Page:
If any opponents of the International Maritime Organization’s (IMO) new sulfur standards for marine fuels were counting on the U.S. Energy Information Administration (EIA) to give them ammunition against the rules, they are in for a disappointment.

Senior Trump Administration officials have reportedly grown increasingly worried about a potential oil price rally during the 2020 election year when the new IMO rules come into effect. Several oil analysts have been forecasting that the sky would fall when that happens: namely, that increased demand for both distillate fuel oil and distillate-rich low sulfur crude oil, as a result of the IMO’s cap on sulfur emissions from ships, would cause an epic oil rally. A first attempt by Washington to get the IMO to delay or phase-in the rules was defeated in October 2018, at the most recent meeting of the relevant IMO committee, but the U.S. government is expected to try again.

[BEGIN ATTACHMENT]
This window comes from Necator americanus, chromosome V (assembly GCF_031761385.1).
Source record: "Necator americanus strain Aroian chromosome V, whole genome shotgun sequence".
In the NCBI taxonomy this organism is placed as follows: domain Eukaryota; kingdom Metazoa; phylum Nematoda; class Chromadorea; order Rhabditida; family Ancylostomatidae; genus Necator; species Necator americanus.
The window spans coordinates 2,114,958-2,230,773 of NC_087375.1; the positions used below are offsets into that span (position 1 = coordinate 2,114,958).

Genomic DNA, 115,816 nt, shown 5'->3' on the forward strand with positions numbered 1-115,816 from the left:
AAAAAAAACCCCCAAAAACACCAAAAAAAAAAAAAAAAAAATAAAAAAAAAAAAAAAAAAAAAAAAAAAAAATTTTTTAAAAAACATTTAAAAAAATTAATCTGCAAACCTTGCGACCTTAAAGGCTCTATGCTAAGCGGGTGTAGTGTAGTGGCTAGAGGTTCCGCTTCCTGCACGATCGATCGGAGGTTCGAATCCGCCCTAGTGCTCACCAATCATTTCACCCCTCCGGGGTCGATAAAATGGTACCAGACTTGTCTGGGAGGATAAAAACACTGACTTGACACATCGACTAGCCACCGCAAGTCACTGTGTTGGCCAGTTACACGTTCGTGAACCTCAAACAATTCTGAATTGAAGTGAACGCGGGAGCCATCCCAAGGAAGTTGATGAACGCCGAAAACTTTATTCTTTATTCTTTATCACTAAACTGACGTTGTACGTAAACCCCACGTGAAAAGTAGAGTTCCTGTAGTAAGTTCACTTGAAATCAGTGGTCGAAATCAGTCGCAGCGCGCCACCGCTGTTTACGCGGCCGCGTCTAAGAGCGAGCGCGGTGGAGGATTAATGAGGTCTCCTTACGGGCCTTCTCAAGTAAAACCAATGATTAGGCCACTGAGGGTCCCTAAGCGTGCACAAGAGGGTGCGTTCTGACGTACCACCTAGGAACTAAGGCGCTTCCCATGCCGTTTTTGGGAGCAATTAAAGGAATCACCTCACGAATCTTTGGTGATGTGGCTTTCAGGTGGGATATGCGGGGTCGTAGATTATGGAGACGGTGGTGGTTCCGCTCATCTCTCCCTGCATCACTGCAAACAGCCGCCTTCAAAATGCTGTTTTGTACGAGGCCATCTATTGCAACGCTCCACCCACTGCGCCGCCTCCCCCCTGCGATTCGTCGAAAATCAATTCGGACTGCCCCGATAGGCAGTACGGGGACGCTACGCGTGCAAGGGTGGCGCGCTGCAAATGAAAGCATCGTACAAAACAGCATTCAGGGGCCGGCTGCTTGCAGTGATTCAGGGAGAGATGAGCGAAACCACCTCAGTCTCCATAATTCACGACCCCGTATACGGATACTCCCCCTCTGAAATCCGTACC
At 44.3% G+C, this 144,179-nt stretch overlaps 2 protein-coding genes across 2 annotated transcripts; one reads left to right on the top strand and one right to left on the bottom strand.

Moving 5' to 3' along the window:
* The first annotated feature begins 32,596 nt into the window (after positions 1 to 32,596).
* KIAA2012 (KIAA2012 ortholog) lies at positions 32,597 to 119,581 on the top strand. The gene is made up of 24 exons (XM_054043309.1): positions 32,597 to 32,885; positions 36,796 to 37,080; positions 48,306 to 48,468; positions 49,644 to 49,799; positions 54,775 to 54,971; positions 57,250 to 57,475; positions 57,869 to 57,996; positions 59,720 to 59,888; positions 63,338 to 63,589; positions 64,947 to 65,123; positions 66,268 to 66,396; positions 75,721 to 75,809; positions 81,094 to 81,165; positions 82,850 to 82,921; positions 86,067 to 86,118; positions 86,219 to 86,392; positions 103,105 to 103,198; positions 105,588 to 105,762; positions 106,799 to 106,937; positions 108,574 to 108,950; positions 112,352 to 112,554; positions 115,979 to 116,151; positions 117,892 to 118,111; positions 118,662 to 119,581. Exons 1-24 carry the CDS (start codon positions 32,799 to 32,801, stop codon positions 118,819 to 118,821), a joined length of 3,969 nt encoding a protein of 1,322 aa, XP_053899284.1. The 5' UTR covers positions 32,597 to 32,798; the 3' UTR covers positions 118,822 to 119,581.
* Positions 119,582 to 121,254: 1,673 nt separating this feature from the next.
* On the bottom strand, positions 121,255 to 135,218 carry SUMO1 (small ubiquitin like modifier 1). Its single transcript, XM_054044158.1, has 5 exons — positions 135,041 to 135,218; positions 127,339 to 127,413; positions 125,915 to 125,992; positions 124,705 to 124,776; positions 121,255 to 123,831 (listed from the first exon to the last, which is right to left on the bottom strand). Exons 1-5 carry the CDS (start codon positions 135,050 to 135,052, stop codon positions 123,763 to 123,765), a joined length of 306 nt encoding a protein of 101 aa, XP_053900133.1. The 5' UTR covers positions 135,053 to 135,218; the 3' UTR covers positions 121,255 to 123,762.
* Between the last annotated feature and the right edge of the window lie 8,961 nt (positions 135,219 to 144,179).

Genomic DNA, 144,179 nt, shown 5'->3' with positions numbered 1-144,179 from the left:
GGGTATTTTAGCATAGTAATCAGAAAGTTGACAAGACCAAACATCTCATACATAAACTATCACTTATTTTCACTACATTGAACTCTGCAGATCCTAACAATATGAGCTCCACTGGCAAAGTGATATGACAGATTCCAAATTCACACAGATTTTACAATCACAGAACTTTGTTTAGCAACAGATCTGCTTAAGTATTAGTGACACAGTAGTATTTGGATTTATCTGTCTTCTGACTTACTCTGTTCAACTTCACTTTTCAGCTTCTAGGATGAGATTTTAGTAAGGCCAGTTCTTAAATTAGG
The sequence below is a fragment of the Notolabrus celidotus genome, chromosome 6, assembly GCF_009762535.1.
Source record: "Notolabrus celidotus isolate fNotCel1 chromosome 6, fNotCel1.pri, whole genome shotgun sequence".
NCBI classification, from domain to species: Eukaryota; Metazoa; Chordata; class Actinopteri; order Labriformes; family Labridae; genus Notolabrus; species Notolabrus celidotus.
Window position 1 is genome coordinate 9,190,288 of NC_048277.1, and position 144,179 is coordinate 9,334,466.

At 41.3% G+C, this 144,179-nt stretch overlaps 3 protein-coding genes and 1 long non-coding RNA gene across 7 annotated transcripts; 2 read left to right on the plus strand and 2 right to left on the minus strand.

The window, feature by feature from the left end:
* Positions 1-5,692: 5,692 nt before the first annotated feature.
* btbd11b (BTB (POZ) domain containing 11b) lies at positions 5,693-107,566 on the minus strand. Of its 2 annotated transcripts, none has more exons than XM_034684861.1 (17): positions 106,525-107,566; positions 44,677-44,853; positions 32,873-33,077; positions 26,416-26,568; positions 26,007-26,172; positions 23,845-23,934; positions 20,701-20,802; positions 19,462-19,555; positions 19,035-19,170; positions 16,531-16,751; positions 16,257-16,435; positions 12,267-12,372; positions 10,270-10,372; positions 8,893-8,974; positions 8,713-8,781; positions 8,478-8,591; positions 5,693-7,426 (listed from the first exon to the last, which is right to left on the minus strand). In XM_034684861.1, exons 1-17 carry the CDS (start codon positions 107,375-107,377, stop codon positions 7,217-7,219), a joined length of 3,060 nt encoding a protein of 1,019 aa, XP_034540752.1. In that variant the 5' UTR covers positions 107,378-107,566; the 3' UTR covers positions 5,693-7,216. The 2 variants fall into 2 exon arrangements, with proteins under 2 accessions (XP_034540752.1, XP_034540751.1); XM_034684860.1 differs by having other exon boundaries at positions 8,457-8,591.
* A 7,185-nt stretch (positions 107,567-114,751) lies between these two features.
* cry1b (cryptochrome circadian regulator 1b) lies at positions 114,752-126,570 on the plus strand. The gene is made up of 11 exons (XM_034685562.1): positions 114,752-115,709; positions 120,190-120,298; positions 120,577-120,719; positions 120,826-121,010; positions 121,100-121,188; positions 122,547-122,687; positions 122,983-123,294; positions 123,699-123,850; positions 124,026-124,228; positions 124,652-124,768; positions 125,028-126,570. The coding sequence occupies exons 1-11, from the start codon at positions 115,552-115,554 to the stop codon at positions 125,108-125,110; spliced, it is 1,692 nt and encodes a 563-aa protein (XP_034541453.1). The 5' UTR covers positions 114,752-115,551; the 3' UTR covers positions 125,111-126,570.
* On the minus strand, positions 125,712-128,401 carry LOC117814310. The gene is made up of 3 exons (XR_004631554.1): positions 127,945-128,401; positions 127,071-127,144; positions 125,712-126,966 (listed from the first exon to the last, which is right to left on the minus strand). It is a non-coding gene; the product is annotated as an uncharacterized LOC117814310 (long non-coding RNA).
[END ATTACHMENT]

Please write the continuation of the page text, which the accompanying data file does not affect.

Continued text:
The EIA, an independent arm of the U.S. Department of Energy, could have gone some way towards empowering such an effort if its monthly Short-Term Energy Outlook (STEO), released today, had predicted a huge price spike due to the IMO 2020 rules. The January STEO is the first one to include a 2020 price forecast, and as such, had been awaited with a great deal of anticipation. While the report does anticipate a bump in both diesel retail prices and diesel refining margins from the IMO 2020 effect, that increase is more than offset by downward pressures that are expected to result from other factors, notably continued U.S. shale oil production growth.